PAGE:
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Healthcare in Punjab: A daunting task

It is now becoming increasingly clear that healthcare in Punjab is seriously sick. It is evident from the state of medical institutes in the state which have gone a long way from being centres of excellence to be in the list of institutes struggling to maintain the affiliation of the Medical Council of India.

The health department can also boast a maximum number of unfilled vacancies for a record length of time. It has taken years to reach these milestones. Therefore, the blame must be shared by all including the electorate, which has repeatedly failed to bring this important issue to the centrestage of state politics.

Moving forward has now become a daunting task. It requires serious lateral thinking and a long-term policy. Ad hoc measures like overnight transfers and promotions would only precipitate the crisis. This might also mean moving away from traditional models of healthcare to more pragmatic solutions.

Instead of trying to provide a bit of everything, public health resources should be entirely concentrated at the primary and secondary level. Speciality services should function as state-wide units with the respective directors ensuring delivery and coordination of the services in their respective areas. They should also be involved in training and manpower planning in their field.

Dr HIMANSHU GARG, Melbourne (Australia)


Soldiers & MPs

I read Gen V. P. Malik’s article, “Leave armed forces alone” (March 24). The writer, a former Chief of Army Staff, has aptly pointed out that MPs enjoy parliamentary privileges which a serving officer does not.

Being a grand-daughter, daughter, sister and wife of an army officer, my heart bleeds while reading Mr Jaswant Singh’s remarks about the serving Indian Army Chief. General Malik has rightly pointed out that a serving officer cannot defend and save his honour in public in the manner our politicians do.

The time has come to realise why a majority of army officers plan to leave the Army. Is it only because of the poor pay package? I have always been proud of the soldiers of the Indian Army, who do not believe in operating from air-conditioned chambers.



Gen V. P. Malik has taken strong exception to the comments made by Mr Jaswant Singh about a recent statement by the Army Chief. The latter had referred to incidents of incursions into Indian territory by Chinese troops as a routine affair and that it was not a big issue. But the statement was not mature and was avoidable as it gives legitimacy to the inroads and encroachments by Chinese troops on this side of the border.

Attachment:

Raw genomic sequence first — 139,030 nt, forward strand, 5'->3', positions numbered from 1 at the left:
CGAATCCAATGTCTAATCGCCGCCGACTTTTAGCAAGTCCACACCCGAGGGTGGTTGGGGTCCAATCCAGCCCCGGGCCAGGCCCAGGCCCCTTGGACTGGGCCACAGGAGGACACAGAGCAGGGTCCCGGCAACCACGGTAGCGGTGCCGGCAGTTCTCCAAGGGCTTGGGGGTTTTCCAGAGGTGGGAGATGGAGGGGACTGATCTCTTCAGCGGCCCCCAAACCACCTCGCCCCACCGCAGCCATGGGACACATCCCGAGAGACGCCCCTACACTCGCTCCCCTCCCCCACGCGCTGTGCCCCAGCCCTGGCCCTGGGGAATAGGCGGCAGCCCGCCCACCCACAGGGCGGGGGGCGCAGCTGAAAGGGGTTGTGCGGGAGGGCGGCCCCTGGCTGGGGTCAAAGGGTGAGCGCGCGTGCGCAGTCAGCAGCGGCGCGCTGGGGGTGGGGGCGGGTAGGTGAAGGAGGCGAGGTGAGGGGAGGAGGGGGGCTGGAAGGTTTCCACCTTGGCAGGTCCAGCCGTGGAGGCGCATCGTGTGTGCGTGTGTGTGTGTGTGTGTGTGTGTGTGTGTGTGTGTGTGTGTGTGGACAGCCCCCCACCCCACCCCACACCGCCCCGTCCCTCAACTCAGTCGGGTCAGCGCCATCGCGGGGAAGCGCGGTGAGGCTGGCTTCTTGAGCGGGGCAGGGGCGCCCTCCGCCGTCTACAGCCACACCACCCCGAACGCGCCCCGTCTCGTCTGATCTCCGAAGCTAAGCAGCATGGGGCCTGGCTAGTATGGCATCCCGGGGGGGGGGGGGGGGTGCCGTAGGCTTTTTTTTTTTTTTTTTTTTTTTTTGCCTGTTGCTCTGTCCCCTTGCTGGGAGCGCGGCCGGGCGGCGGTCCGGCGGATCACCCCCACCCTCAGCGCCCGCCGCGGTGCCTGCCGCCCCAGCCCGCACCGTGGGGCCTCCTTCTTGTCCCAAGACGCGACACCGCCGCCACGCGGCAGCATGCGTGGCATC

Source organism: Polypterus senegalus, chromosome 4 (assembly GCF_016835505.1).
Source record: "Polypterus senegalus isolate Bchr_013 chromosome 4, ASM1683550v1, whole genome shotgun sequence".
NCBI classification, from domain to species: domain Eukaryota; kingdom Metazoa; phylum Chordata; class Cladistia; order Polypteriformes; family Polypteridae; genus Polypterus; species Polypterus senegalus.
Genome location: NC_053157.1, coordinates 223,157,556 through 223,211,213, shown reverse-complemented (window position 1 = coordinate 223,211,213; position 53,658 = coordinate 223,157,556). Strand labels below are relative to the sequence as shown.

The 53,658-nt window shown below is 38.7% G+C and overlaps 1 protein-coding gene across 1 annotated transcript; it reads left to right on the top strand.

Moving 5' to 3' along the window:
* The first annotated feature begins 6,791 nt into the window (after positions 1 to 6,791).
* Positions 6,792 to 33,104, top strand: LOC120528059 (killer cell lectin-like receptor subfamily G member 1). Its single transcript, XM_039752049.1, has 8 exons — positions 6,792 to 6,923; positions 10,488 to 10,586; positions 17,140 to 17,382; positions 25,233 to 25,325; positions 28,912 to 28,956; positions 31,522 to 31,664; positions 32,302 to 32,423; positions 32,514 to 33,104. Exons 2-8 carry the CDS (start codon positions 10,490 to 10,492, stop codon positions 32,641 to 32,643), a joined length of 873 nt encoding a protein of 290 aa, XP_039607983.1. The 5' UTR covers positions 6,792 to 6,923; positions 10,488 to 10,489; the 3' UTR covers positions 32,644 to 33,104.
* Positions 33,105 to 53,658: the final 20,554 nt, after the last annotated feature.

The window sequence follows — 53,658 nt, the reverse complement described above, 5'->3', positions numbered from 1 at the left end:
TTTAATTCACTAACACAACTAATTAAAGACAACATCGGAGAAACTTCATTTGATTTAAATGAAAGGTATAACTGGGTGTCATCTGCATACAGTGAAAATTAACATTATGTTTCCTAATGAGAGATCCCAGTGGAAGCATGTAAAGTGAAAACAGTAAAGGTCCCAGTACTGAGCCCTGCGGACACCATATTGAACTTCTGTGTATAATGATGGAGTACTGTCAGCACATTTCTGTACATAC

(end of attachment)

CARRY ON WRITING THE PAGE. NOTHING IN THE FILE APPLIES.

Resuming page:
Gen Malik has aptly argued that reference to the Army Chief’s purported statement in Parliament could have been avoided. Jaswant should have intimated directly to the Government of India about the Army Chief’s statement. Surely, the Chinese Army Chief shall never commit to the perception expressed by the Indian counterpart as far as incursions are concerned.

J.K. MAGO, Panchkula

Rising prices

A major poll promise of the BJP during election campaign last year in Himachal Pradesh was to contain rising prices which were hitting the budget of housewives very hard. Sadly, during the three-month BJP rule in the state, the prices of food grains, pulses and edible oils have soared. Mustard oil touched an all time high of Rs 100 a litre pack in this part of Himachal.

Now, the BJP government is blaming the Centre for the unprecedented price rise. Do politicians play the blame game to fool the gullible people? But the public is watching this drama intently and is getting disillusioned with the politicians. Even the fair price shops have discontinued providing edible oil at subsidised rates.

KIRAN SHARMA, Sunder Nagar (Mandi)


Popularise solar cooker

Sometimes even good schemes remain on paper due to the lack of general awareness. The new dish-type solar cooker along with a 5-litre vessel (not the old box type) available at 50 per cent subsidised cost of Rs 2,300 suits all households, particularly in villages and small towns. We need to popularise it in the national interest.

The government rightly maintains that its use would give yearly savings up to 11 cylinders for one family. This is a big saving particularly when oil has touched $110 a barrel. The temperature in the solar cooker reaches up to 350°-400° C.

It would be beneficial if one solar cooker is provided free to each village or panchayat so that the people know its use and utility. It would be a big revolution in saving gas energy. Even Chandigarhians can install these cookers in their houses.

The offices of the DCs or BDOs can be contacted for detailed information about the solar cooker scheme. Only a copy of the ration card is necessary for proof. Solar energy available freely should be used as an additional source. Clearly, efforts to popularise the scheme will yield rich dividends.




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